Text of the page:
Mon Dec 4th through Sat the 9th, 2017 at Long Beach Convention Center
This work extends prior work examining linear networks, showing the conditions under which orthogonal initialization makes deep networks well-conditioned, for the case of ReLU and hard-Tanh networks. They find that for ReLU nets, orthogonal initialization should (does) not improve conditioning, but for hard-Tanh it does improve conditioning.
The question of orthogonal initialization has been of particular interest for RNNs, which suffer most from ill-conditioning (this work should perhaps be mentioned e.g. https://arxiv.org/pdf/1511.06464.pdf, https://arxiv.org/pdf/1504.00941.pdf ) and indeed anecdotal results seem to be mixed.
I do not have sufficient background to follow the proofs, but I think the results would be of interest to the NIPS community.
However, I'm disappointed that the authors chose to use such an unrealistic model for their experiments (L219). The model is not specified clearly in the paper or supplement, but it sounds like a 200-layer fully-connected network (judging from a comment in the supplement). Certainly this is not a reasonable network for MNIST or CIFAR. I would like to see comparisons on reasonable models for the dataset being presented. Final accuracy is not reported (hard to tell from the plots in the supplement).
2.3 "It appears that sigma ~ 4\epsilon L^-1" where is this shown? Figures plot distributions for particular values of L.
L166 I think you're saying that \sigma^CRE / \sigma^(linear+Gaussian) -> 1 . Make that clear because for CRE linear networks it's well-conditioned. Also, what about the O(1)? I hope it's O(eps) or something because you are looking at a function with a range of [0, 1] so O(1) kills you.
The article is focused on the problem of understanding the learning dynamics of deep neural networks depending on both the activation functions used at the different layers and on the way the weights are initialized. It is mainly a theoretical paper with some experiments that confirm the theoretical study. The core of the contribution is made based on the random matrix theory. In the first Section, the paper describes the setup -- a deep neural network as a sequence of layers -- and also the tools that will be used to study their dynamics. The analysis mainly relies on the study of the singular values density of the jacobian matrix, this density being computed by a 4 step methods proposed in the article. Then this methodology is applied for 3 different architectures: linear networks, RELU networks and tanh networks, and different initialization of the weights -- Ginibre ensemble and Circular Real Ensemble. The theoretical results mainly show that tanh and linear networks may be trained efficiently -- particularly using orthogonal matrix initialization -- while RELU networks are poorly conditioned for the two initialization methods. The experiments on MNIST and CIFAR-10 confirm these results.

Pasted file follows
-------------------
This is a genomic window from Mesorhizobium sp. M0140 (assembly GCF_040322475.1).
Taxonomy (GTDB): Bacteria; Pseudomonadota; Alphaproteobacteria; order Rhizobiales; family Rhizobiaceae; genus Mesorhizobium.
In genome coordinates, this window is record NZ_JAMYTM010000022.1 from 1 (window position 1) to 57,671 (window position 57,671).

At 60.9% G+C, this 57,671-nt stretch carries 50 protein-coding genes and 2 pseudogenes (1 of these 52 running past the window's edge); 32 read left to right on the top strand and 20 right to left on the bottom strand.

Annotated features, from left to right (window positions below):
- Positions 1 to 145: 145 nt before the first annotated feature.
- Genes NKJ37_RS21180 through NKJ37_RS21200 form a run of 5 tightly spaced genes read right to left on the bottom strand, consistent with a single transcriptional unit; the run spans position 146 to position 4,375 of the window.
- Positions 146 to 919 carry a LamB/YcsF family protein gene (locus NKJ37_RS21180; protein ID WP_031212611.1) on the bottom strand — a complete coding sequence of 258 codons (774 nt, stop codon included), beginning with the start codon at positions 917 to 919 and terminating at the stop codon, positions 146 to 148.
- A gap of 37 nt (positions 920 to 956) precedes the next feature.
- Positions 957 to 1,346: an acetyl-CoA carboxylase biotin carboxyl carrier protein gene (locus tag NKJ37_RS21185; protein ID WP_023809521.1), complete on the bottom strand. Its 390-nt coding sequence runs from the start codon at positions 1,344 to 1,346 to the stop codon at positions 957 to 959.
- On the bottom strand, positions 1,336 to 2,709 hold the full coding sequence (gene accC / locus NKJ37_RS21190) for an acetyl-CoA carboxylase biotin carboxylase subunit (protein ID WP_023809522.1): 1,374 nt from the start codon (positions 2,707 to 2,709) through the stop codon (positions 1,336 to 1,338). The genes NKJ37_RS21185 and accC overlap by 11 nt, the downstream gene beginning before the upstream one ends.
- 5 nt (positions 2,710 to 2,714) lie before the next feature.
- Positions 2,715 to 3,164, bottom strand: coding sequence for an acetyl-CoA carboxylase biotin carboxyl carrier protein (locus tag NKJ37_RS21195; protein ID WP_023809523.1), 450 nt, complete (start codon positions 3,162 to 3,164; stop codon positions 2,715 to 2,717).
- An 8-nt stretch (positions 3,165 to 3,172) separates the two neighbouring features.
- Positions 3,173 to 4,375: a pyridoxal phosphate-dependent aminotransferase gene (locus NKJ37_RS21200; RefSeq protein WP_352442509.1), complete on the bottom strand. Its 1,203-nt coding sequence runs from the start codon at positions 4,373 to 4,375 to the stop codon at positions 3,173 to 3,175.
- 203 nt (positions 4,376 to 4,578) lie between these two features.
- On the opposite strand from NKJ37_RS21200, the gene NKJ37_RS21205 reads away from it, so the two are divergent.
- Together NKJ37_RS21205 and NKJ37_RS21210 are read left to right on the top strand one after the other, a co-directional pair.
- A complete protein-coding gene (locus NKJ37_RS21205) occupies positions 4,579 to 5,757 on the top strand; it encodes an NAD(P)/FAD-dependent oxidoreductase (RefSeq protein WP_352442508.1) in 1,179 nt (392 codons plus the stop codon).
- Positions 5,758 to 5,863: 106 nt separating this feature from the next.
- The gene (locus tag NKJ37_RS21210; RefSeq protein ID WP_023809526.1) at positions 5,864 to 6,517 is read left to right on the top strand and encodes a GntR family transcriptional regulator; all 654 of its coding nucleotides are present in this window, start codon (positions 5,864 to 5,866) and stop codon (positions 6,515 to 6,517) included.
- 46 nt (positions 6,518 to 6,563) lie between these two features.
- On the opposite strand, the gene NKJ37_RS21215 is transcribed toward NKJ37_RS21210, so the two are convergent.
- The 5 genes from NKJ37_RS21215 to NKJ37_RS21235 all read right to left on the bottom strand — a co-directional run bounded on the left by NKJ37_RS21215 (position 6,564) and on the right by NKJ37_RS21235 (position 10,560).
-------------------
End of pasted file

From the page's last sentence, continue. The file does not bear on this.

First, I must say that the paper is a little bit out of my main research domain. Particularly, I am not familiar with random matrix theory. But, considering that I am not aware of this type of article, I find the paper well written: the focus is clear, the methodology is well described, references include many relevant prior works helping to understand the contribution, and the authors have also included an experimental section. Concerning the theoretical part of the paper, the proposed results seem correct, but would certainly need a deeper checking by an expert of the domain. Concerning the experimental section, the experiments confirm the theoretical results. But I must say that I am a little bit skeptical concerning the topic of the paper since all the demonstrations are focused on the simple deep neural network architectures with linear+bias transformations between the layers. It is a little bit surprising to see results on CIFAR-10 which is typically a computer vision benchmark where convolutional models are used, which is not the case here. So I have some doubt concerning the relevance of the paper w.r.t existing architectures that are now much more complex than sequences of layers. On another side, this paper is certainly a step toward the analysis of more complex architectures, and the author could argue on how difficult it could/will be to use the same tools (random matrix theory) to target for example convolutional networks.
The authors of this manuscript investigate the learning dynamics of supervised deep learning models with nonlinear activation functions. It is shown that the singular value distribution of the input-output Jacobian matrix is essential to the initialization of model parameters. This claim performs well on tanh networks but not ReLU networks.
(1) The authors may investigate with their theory why the layer-wise pretraining can provide a good warm start in the model learning.
(2) I also wonder whether this random matrix theory is applicable to generative models such as deep Boltzmann machine and deep belief net.
(3) The presentation of the method section should be revised to improve its readability to general readers.
The authors tend to use lowercase when uppercase is needed, such as fig, eqnt, relu, and terms in the references.